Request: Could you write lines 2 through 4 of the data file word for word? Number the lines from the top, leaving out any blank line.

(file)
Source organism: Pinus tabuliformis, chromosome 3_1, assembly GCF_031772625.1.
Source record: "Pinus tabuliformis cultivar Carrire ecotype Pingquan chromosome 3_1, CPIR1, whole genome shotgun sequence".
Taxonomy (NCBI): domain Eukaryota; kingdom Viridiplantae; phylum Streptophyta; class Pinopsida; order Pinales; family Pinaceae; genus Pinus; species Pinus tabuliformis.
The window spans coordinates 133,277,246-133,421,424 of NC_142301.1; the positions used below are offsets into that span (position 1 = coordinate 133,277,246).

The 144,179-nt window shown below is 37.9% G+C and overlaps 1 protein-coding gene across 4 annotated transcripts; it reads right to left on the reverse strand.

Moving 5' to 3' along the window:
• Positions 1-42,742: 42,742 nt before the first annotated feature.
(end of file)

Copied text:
Source record: "Pinus tabuliformis cultivar Carrire ecotype Pingquan chromosome 3_1, CPIR1, whole genome shotgun sequence".
Taxonomy (NCBI): domain Eukaryota; kingdom Viridiplantae; phylum Streptophyta; class Pinopsida; order Pinales; family Pinaceae; genus Pinus; species Pinus tabuliformis.
The window spans coordinates 133,277,246-133,421,424 of NC_142301.1; the positions used below are offsets into that span (position 1 = coordinate 133,277,246).